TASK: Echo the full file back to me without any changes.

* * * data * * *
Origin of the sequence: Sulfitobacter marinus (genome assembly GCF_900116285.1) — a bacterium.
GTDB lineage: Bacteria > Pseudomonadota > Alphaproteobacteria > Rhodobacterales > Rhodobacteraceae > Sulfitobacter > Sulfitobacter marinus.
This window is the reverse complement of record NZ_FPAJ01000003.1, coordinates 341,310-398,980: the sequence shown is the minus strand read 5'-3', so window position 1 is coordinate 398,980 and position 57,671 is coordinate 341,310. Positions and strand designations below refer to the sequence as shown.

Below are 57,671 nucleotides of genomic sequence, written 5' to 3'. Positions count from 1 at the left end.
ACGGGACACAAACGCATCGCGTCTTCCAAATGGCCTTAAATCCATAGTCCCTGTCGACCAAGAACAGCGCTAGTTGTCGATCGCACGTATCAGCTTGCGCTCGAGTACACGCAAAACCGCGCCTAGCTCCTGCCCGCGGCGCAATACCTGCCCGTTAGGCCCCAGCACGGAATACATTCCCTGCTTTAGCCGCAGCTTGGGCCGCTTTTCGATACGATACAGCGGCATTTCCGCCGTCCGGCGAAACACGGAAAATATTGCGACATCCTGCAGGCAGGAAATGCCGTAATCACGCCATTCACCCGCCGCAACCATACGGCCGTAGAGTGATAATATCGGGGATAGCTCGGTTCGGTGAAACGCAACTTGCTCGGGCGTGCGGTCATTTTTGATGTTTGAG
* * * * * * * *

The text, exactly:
Origin of the sequence: Sulfitobacter marinus (genome assembly GCF_900116285.1) — a bacterium.
GTDB lineage: Bacteria > Pseudomonadota > Alphaproteobacteria > Rhodobacterales > Rhodobacteraceae > Sulfitobacter > Sulfitobacter marinus.
This window is the reverse complement of record NZ_FPAJ01000003.1, coordinates 341,310-398,980: the sequence shown is the minus strand read 5'-3', so window position 1 is coordinate 398,980 and position 57,671 is coordinate 341,310. Positions and strand designations below refer to the sequence as shown.

Below are 57,671 nucleotides of genomic sequence, written 5' to 3'. Positions count from 1 at the left end.
ACGGGACACAAACGCATCGCGTCTTCCAAATGGCCTTAAATCCATAGTCCCTGTCGACCAAGAACAGCGCTAGTTGTCGATCGCACGTATCAGCTTGCGCTCGAGTACACGCAAAACCGCGCCTAGCTCCTGCCCGCGGCGCAATACCTGCCCGTTAGGCCCCAGCACGGAATACATTCCCTGCTTTAGCCGCAGCTTGGGCCGCTTTTCGATACGATACAGCGGCATTTCCGCCGTCCGGCGAAACACGGAAAATATTGCGACATCCTGCAGGCAGGAAATGCCGTAATCACGCCATTCACCCGCCGCAACCATACGGCCGTAGAGTGATAATATCGGGGATAGCTCGGTTCGGTGAAACGCAACTTGCTCGGGCGTGCGGTCATTTTTGATGTTTGAG